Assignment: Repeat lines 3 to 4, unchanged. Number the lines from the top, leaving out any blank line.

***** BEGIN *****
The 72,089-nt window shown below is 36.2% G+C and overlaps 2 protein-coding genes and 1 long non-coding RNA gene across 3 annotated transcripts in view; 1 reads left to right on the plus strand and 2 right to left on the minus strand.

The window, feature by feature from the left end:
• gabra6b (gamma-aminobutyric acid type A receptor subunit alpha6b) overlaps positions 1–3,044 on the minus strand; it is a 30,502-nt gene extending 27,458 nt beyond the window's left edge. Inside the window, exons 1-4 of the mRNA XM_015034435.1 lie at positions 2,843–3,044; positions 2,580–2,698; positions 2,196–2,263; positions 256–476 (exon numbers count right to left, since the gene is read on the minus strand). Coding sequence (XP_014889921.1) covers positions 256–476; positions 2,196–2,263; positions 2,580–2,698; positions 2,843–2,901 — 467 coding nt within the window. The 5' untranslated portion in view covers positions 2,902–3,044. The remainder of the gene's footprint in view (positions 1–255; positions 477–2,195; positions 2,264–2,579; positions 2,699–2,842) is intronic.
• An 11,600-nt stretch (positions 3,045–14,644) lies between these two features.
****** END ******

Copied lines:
• gabra6b (gamma-aminobutyric acid type A receptor subunit alpha6b) overlaps positions 1–3,044 on the minus strand; it is a 30,502-nt gene extending 27,458 nt beyond the window's left edge. Inside the window, exons 1-4 of the mRNA XM_015034435.1 lie at positions 2,843–3,044; positions 2,580–2,698; positions 2,196–2,263; positions 256–476 (exon numbers count right to left, since the gene is read on the minus strand). Coding sequence (XP_014889921.1) covers positions 256–476; positions 2,196–2,263; positions 2,580–2,698; positions 2,843–2,901 — 467 coding nt within the window. The 5' untranslated portion in view covers positions 2,902–3,044. The remainder of the gene's footprint in view (positions 1–255; positions 477–2,195; positions 2,264–2,579; positions 2,699–2,842) is intronic.
• An 11,600-nt stretch (positions 3,045–14,644) lies between these two features.